Lords of Dogtown

This story begins in 1975, as we see teenage surfers Peralta, Tony & Jay surfing the waves at Venice Beach, LA. While not surfing they help out at the local surfboard store owned by Engblom (Heath Ledger). As well as being surfboard fans, they also enjoy skateboarding and begin to hone their skills when new stronger wheels come in for their boards. The 3 guys also take advantage of a severe drought, which sees residents emptying their swimming pools - empty curved space for the skaters to really let loose. Soon enough, their hobby gets noticed by big business and sponsorship deals come their way. What follows is how each of the 3 boys handle the opportunities presented to them, and how this affects their relationships to each other.’Lords of Dogtown’ is based on true events from the mid ’70s, when skateboarding really became apart of popular culture. For the people riding them, it became like a religion - an escape from their real lives. The boys in this film are depicted being from lower to middle class backgrounds, which gave them the motivation to aim for the best skating sponsorship deal they can. When ‘Corporate America’ comes knocking on their door, suddenly their hobby just becomes another job, and greed suddenly sets in for one of the boys. However, this allows the boys to learn the financial side of the business - which they use to their advantage as they get older.

The film is mainly cast with unknowns, but all of them give very energetic performances, with lots of enthusiasm which comes across to the audience. Of the 3 boys, Emile Hirsch is a stand out and is one to watch in the future. There are a few well known people of the cast, one of them being Heath Ledger, who gives a fantastic performance as the Jim Morrison type ‘leader of the group’ Engblom. This would have to be one of Ledger’s best performances ever, and is definitely memorable. Rebecca DeMornay is almost unrecognisable as the mother of one of the boys, and gives a very sympathetic performance. Johnny Knoxville pops up as a local gangster type, who sponsors one of the boys, and tries to turn him into as greedy as he is.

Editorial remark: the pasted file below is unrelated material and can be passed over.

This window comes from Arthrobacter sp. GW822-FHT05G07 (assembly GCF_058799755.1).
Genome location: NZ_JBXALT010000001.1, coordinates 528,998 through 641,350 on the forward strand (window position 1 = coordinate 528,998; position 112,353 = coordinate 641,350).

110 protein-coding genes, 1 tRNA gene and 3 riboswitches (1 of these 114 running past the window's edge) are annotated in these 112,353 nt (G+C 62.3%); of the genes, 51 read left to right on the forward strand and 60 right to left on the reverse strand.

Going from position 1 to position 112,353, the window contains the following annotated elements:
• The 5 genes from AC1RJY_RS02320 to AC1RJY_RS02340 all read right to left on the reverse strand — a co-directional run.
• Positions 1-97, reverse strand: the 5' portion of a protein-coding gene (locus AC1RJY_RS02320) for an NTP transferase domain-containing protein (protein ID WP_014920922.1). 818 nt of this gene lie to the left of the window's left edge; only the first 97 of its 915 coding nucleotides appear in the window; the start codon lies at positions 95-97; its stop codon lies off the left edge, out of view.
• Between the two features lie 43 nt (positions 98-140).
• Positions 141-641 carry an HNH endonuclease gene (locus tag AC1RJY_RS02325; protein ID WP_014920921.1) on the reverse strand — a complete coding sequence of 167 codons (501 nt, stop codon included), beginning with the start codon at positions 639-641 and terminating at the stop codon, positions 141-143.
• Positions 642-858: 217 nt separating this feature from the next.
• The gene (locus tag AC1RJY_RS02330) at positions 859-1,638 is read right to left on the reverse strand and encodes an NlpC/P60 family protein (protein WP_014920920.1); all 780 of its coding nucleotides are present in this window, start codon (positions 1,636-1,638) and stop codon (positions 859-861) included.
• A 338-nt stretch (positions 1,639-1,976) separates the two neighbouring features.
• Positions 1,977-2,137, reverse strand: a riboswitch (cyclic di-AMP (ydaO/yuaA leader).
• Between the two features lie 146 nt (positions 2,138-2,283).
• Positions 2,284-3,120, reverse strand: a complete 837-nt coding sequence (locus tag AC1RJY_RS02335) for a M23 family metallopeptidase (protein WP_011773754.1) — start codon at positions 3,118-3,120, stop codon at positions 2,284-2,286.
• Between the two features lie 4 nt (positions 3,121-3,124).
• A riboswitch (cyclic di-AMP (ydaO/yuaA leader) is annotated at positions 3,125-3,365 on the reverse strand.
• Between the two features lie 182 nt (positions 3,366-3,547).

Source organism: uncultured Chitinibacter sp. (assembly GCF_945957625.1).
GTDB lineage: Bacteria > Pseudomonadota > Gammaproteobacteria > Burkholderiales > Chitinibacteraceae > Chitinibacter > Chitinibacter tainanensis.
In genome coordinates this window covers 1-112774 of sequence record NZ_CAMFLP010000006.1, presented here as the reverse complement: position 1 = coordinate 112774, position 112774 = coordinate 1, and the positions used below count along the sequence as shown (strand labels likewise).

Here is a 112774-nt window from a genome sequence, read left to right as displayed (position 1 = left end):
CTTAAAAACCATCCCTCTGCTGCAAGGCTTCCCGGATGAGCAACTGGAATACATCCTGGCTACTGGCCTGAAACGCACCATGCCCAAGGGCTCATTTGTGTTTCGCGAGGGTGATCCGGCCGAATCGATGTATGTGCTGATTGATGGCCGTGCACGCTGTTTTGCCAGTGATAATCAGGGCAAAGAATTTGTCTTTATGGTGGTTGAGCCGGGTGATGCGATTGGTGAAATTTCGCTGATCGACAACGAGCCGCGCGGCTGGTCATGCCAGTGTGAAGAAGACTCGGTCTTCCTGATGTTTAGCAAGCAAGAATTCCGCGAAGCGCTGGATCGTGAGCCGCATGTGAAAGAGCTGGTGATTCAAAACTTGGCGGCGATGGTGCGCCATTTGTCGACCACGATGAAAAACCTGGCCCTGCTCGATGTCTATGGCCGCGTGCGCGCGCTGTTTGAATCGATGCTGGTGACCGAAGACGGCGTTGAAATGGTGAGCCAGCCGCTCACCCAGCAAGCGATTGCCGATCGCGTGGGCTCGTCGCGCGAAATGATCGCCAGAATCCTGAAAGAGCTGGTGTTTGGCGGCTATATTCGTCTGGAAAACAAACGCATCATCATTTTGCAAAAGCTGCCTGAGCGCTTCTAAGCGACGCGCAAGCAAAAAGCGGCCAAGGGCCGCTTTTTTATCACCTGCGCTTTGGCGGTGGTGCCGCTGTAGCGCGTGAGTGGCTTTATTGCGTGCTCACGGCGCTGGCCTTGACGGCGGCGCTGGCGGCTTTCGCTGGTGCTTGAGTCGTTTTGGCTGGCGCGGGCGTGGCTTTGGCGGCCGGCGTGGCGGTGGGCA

The cinematography and skating scenes are excellent in this. The audience really gets a sense of being with the boys as they skate, and the tricks that the guys do on the boards are quite something. The storyline is slightly cliché ridden, as at times it feels like the usual ‘coming of age story’. But the fairly strong performances from the leads, and the excellent skating scenes generally overcome any minor quibbles.

Skateboarding is a multi million dollar industry these days, so it’s interesting to see what it would have been like in its early days before the Corporations took things over. The music and costume design of the 70s are always fun to watch, as is the case here. This is well worth a look, and is an entertaining and interesting history lesson.

Rating out of 10: 7 and a half

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